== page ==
Turkey’s failed coup and its repercussions
In the past 60 years, there have been 457 coup attempts in the world, of which 230 failed
In the past 60 years, there have been 457 coup attempts in the world, of which 230 failed. Most happened in third-world countries, and those with totalitarian regimes such as Russia. The stability of the political regime is the difference between developed and developing countries.
The recent coup attempt by a military faction in Turkey has caused great worry. It was a surprise because the political regime there has come a long way toward solidifying its pillars. The coup attempt can be viewed as a problem in the regime’s structure and the state’s safety. Many think the coup failed due to Turks’ mobilization on the streets against it. This is partially true, but the major reason is the army, most of which did not back the rebellion.
The army is so big and widely present that it can seize governance. The possibility that an officer can drive a tank in any country and threaten the regime, state stability and public safety is very dangerous. If you want to know the difference between an ancient democracy such as Britain and a modern one such as Turkey, it is enough to compare two historic events that are two days apart.
British Prime Minister David Cameron willingly resigned, while Turkish President Recep Tayyip Erdogan confronted an attempt to topple him by force. Cameron resigned after most Britons voted to leave the EU against his will. He did so even though he still had around three years left of his term. All MPs rose in respect and applauded him. However, in Turkey tanks entered the capital and Istanbul to topple Erdogan.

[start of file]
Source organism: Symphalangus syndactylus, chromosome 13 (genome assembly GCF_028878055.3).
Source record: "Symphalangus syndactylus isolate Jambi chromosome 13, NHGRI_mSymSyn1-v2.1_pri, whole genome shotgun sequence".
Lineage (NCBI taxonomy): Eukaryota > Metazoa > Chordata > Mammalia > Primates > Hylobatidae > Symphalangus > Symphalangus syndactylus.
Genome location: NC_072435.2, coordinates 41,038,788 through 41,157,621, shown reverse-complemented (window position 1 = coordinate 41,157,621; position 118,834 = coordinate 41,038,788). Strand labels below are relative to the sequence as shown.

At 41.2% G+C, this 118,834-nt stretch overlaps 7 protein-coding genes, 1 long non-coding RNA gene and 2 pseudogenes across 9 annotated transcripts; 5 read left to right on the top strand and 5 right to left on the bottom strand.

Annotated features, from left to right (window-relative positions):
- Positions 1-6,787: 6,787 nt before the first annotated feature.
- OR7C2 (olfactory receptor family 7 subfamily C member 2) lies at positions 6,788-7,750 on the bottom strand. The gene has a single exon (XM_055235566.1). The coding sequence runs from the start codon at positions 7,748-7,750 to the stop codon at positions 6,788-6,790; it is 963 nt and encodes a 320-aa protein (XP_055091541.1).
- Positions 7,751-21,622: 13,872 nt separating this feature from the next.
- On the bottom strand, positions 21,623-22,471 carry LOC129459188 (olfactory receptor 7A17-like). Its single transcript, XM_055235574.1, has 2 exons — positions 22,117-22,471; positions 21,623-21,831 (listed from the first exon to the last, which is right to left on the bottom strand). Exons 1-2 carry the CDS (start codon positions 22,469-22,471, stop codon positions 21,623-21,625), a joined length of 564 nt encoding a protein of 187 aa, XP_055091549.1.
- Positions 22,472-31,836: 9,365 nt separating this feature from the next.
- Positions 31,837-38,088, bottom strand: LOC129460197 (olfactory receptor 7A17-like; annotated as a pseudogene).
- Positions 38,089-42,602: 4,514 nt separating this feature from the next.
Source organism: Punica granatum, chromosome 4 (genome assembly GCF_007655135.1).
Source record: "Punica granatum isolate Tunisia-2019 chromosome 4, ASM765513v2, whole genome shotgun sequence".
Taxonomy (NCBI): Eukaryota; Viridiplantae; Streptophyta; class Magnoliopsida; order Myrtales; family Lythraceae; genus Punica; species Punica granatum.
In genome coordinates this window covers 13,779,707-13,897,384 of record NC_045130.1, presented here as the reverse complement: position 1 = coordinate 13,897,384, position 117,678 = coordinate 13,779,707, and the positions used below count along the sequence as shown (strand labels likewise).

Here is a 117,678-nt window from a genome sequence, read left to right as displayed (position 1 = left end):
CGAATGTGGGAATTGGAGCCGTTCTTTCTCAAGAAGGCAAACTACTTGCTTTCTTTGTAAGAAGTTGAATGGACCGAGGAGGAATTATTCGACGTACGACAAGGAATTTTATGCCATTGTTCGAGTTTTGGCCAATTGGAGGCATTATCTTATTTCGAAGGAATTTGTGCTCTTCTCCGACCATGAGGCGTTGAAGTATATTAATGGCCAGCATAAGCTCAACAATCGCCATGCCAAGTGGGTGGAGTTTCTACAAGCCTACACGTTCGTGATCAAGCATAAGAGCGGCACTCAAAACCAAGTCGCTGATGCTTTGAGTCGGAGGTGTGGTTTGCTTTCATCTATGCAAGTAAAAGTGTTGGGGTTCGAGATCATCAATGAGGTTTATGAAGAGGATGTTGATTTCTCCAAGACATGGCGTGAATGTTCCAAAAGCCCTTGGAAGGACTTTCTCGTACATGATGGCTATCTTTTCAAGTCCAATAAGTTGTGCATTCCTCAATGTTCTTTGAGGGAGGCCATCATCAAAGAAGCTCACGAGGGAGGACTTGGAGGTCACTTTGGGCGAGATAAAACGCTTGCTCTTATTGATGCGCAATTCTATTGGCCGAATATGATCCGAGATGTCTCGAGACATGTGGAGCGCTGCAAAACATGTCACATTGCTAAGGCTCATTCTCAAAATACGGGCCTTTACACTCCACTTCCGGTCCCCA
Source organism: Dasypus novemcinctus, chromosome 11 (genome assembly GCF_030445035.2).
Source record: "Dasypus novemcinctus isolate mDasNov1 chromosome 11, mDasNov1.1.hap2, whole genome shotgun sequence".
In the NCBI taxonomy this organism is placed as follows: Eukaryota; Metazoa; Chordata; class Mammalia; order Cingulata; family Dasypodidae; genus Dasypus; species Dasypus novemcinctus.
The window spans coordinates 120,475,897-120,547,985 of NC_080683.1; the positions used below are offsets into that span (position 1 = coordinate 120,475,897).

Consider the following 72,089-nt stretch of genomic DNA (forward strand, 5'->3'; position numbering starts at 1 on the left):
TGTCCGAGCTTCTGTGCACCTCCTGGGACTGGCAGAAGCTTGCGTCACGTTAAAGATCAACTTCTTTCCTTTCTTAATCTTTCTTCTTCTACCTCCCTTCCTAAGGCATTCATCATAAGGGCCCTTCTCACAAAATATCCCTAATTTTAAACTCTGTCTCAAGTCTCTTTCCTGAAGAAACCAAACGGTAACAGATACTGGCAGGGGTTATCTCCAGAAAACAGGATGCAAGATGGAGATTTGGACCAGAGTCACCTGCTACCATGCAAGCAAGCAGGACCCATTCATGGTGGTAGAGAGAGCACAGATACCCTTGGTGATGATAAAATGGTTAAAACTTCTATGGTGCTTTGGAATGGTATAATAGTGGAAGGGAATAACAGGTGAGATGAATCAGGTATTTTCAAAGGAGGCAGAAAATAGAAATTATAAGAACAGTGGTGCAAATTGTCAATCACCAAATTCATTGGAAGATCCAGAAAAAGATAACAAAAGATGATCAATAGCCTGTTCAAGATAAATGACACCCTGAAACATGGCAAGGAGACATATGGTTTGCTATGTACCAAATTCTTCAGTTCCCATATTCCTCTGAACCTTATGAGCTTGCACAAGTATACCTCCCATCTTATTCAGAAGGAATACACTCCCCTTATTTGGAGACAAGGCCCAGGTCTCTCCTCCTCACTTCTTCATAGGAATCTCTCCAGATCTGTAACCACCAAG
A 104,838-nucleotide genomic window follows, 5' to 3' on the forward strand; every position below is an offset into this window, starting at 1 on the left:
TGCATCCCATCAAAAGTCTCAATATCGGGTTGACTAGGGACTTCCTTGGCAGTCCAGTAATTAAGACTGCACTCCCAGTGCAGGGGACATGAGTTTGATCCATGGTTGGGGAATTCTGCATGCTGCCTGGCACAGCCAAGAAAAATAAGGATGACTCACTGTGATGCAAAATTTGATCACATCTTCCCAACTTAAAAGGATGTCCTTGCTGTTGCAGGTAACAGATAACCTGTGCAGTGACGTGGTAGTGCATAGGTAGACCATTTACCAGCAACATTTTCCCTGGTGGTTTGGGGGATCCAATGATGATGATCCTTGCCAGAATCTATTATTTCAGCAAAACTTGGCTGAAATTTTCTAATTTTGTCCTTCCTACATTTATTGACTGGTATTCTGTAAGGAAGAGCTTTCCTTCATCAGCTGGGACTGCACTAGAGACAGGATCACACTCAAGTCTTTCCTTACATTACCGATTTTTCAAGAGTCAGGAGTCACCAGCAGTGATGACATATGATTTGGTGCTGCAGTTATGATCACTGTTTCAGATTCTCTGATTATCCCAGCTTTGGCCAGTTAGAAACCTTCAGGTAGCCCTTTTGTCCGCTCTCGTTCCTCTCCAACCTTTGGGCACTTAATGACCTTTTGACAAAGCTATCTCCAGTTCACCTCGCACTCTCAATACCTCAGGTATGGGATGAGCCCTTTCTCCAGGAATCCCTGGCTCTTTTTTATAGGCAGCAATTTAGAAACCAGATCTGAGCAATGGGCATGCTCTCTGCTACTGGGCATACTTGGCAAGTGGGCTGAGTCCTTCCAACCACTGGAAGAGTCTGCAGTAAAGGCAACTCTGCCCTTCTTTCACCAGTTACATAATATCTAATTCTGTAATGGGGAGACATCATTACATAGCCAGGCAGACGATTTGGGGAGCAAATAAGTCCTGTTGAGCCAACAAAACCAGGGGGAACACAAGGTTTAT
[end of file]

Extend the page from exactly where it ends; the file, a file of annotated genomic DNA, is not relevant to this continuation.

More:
The coup attempt was an important test for the Turkish regime, and it passed. Nonetheless, its repercussions will affect the future of the state.Abdulrahman al-Rashed
The coup attempt was an important test for the Turkish regime, and it passed. Nonetheless, the attempt worries those concerned with the struggle inside Turkey. Its repercussions will affect the future of the state. It may speed up the project of Erdogan, who wants to transform Turkey from its current parliamentary system, which is like France’s, to a presidential system such as in the United States.
Following his survival and success, it has become appropriate to propose this. The president will thus have full jurisdiction, and the plurality of presidencies will come to an end. This is positive. The negative is that the coup attempt may deepen wounds among Turkish political powers, and result in vendettas at a time when the country is experiencing a dangerous phase.
Turkey is fighting simultaneous wars with Kurdish separatists who have taken up arms and are supported by Iran’s allies, and with the Islamic State of Iraq and Syria (ISIS), whose terror operations threaten tourism and state stability. There are also the continuous threats of the war in Syria and its disputes over southern Turkey, and the sabotaging of relations between components of Turkish society.
We do not know how the coup attempt will influence Erdogan’s vision of the world around him, and particularly of Syria. There is one view that he may choose to focus on confronting internal threats against him, and thus reconcile with the Syrian regime and its allies Iran and Russia. If so, the coup attempt will have failed to topple Erdogan but succeeded in changing his policy. Or he may choose to escalate confrontation in Syria to enhance his regional and domestic positions.
This article was first published in Asharq al-Awsat on July 17, 2016.
Abdulrahman al-Rashed is the former General Manager of Al Arabiya News Channel. A veteran and internationally acclaimed journalist, he is a former editor-in-chief of the London-based leading Arab daily Asharq al-Awsat, where he still regularly writes a political column. He has also served as the editor of Asharq al-Awsat’s sister publication, al-Majalla. Throughout his career, Rashed has interviewed several world leaders, with his articles garnering worldwide recognition, and he has successfully led Al Arabiya to the highly regarded, thriving and influential position it is in today. He tweets @aalrashed